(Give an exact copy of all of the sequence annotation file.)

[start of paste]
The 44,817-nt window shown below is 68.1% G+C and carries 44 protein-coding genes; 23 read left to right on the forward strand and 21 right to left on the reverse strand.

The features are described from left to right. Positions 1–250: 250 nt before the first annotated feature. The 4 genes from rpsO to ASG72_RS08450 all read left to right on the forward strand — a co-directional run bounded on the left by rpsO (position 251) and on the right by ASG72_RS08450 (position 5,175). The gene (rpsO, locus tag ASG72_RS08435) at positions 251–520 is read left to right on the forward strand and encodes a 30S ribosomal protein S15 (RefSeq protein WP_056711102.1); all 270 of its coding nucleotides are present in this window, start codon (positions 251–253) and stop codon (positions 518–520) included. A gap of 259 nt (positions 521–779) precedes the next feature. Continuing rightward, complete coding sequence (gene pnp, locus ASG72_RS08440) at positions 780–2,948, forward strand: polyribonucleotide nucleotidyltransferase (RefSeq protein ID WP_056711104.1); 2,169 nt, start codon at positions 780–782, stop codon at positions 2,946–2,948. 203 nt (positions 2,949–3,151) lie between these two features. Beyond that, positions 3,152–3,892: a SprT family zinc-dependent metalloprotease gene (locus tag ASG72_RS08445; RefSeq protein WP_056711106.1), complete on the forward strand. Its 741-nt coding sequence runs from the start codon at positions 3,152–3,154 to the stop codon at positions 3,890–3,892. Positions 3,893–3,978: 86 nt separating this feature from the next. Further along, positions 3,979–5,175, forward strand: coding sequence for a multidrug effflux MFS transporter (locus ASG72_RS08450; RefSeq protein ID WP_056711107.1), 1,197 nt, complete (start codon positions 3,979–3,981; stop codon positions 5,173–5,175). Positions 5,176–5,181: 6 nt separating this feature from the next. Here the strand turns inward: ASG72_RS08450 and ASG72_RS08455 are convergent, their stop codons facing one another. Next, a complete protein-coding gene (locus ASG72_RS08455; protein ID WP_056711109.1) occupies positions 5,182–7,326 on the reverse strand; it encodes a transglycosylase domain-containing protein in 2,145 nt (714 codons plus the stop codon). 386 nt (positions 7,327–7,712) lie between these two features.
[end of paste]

The 44,817-nt window shown below is 68.1% G+C and carries 44 protein-coding genes; 23 read left to right on the forward strand and 21 right to left on the reverse strand.

The features are described from left to right. Positions 1–250: 250 nt before the first annotated feature. The 4 genes from rpsO to ASG72_RS08450 all read left to right on the forward strand — a co-directional run bounded on the left by rpsO (position 251) and on the right by ASG72_RS08450 (position 5,175). The gene (rpsO, locus tag ASG72_RS08435) at positions 251–520 is read left to right on the forward strand and encodes a 30S ribosomal protein S15 (RefSeq protein WP_056711102.1); all 270 of its coding nucleotides are present in this window, start codon (positions 251–253) and stop codon (positions 518–520) included. A gap of 259 nt (positions 521–779) precedes the next feature. Continuing rightward, complete coding sequence (gene pnp, locus ASG72_RS08440) at positions 780–2,948, forward strand: polyribonucleotide nucleotidyltransferase (RefSeq protein ID WP_056711104.1); 2,169 nt, start codon at positions 780–782, stop codon at positions 2,946–2,948. 203 nt (positions 2,949–3,151) lie between these two features. Beyond that, positions 3,152–3,892: a SprT family zinc-dependent metalloprotease gene (locus tag ASG72_RS08445; RefSeq protein WP_056711106.1), complete on the forward strand. Its 741-nt coding sequence runs from the start codon at positions 3,152–3,154 to the stop codon at positions 3,890–3,892. Positions 3,893–3,978: 86 nt separating this feature from the next. Further along, positions 3,979–5,175, forward strand: coding sequence for a multidrug effflux MFS transporter (locus ASG72_RS08450; RefSeq protein ID WP_056711107.1), 1,197 nt, complete (start codon positions 3,979–3,981; stop codon positions 5,173–5,175). Positions 5,176–5,181: 6 nt separating this feature from the next. Here the strand turns inward: ASG72_RS08450 and ASG72_RS08455 are convergent, their stop codons facing one another. Next, a complete protein-coding gene (locus ASG72_RS08455; protein ID WP_056711109.1) occupies positions 5,182–7,326 on the reverse strand; it encodes a transglycosylase domain-containing protein in 2,145 nt (714 codons plus the stop codon). 386 nt (positions 7,327–7,712) lie between these two features.